I’m on a really strict anti-inflammatory diet for my CRPS. It’s the most effective way for me to not live in an unbearable amount of pain. I have a rebound sympathetic nervous system, so I also can’t take opiates. The first year after my accident, I was kicked out of my dad’s house because of cannabis. My dad is a minister and it was a really big deal to him that I was using weed to deal with my chronic pain. I was already sleeping in the living room because I couldn’t go up the stairs to one of the bedrooms. He kicked me out of his house for having weed on me, because it would be a “bad influence” on my siblings.

I got really into CBD via Charlotte Figi. CBD has really, really helped me and continues to help my pain levels. I’ve taken two neurology classes in order to understand my own body better. There are a lot of terrible stigmas and unstated rules that come with living in a world designed and created by old, white men. It makes it hard for us to be human, have our needs met, and help ourselves live most comfortably.

Without weed, I’d definitely be dead. There’s no way I would have survived everything I live with and my surgeries and the pain without it. I think it’s a sham that it was ever criminalized and that anyone could consider it a gateway drug.


I want accommodations to not be seen as a luxury, but to be the same thing as asking someone what their pronouns are.

One benefit of the intersection between my advocacy and my modeling is that sometimes I get sent free CBD. Rose Los Angeles sent me an amazing spread of CBD edibles—I love them so much. They’re so delicious and they’re really great for my pain. I’ve tried their THC ones, too. Now I take a THC one every night to go to bed. Access to cannabis means I can go to sleep and it means that I can have a nice time despite having the world’s worst pain disease.

I don’t necessarily always enjoy being stoned, so if I’m having a bad pain day but have a lot to do, I have to choose. I’m not one of these proficient stoners. I think it’s because the type of weed that I need to ingest for my pain makes you very couch potato-y and snacky. Slower, like the stereotypical stoner stuff. I’m pretty Type A, so while it helps me relax, it also can make me more frustrated if I don’t have the privilege or the time to do so. I have a chronic illness and I use a wheelchair. I survived COVID in March and I’ve been facing eviction. So when you have a lot of underlying stress about things that are systemic or are due to unforeseen circumstances, it’s kind of hard to relax. I hope one day I can learn to be a pro-level stoner so that I can be medicated in the way that I need to, without getting frustrated that I can’t do things as well, or as easily.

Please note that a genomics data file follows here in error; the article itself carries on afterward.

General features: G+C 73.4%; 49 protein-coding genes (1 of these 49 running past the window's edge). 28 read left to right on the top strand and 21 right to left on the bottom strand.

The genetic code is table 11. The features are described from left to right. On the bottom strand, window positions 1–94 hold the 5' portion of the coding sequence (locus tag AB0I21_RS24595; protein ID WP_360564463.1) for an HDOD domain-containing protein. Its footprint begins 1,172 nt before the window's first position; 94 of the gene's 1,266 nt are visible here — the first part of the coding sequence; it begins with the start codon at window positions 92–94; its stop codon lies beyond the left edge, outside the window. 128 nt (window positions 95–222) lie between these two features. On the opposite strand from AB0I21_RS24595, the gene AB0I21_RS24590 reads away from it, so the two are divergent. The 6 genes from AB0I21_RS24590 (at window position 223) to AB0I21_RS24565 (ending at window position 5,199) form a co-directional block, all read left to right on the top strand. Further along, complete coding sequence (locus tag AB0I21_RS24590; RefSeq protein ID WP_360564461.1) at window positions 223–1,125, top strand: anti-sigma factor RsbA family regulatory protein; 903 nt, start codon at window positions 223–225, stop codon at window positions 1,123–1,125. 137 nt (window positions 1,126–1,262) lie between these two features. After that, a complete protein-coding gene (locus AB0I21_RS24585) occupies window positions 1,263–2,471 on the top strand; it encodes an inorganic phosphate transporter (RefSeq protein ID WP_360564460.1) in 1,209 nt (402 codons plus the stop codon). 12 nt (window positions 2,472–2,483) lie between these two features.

But sometimes being stoned is really, really fun and it’s something that I do like. My friend Jasmine Marin has this CBD brand called Spill. She and I smoke weed when we hang out and it’s super warm and awesome because that time we have together is dedicated to that.


One benefit of the intersection between my advocacy and my modeling is that sometimes I get sent free CBD.

I feel really grateful every day for those things that I do have that bring me joy, like my dogs, my relationships, my friendships, and my family, and the small things throughout the day that I take an immense amount of pleasure in.

I love clothes. I get a lot of them for free, or very affordably. I don’t have the privilege of wearing Margiela and luxury designers—that isn’t something that’s gifted to me. I don’t think you need a lot of money to look good at all. Fashion is just another way for me to scam people into listening to me so that I can tell them about disability. Maybe they’ll be like, “Oh, this cripple is interesting, gonna go click on their page.” And then maybe they’ll follow me for like three months and be like, “Oh, there’s some leftist stuff in here. This person’s obviously very opinionated. I’m uncomfortable now; I’m unfollowing.” But I hope I planted a seed at least.

I don’t want other people’s sympathy. I want people to understand that people with disabilities have all the same problems they have and then some. I don’t want the attention, but I use the fact that people do look at me and stare at me as a means to get it so that I can tell them something that’s important. I wouldn’t even have an Instagram account if I wasn’t disabled. It’s often the hardest thing to be this vulnerable. I really don’t like doing this. But I didn’t see the things I wanted to see being said, so I had to start saying them myself. And I didn’t see the art that I would have liked to be made, so I just made it myself.


This interview has been edited and condensed for clarity. Emily Barker photographed by Jasmine Durhal at their home in Los Angeles. If you like this Conversation, please feel free to share it with friends or enemies. Subscribe to our newsletter here.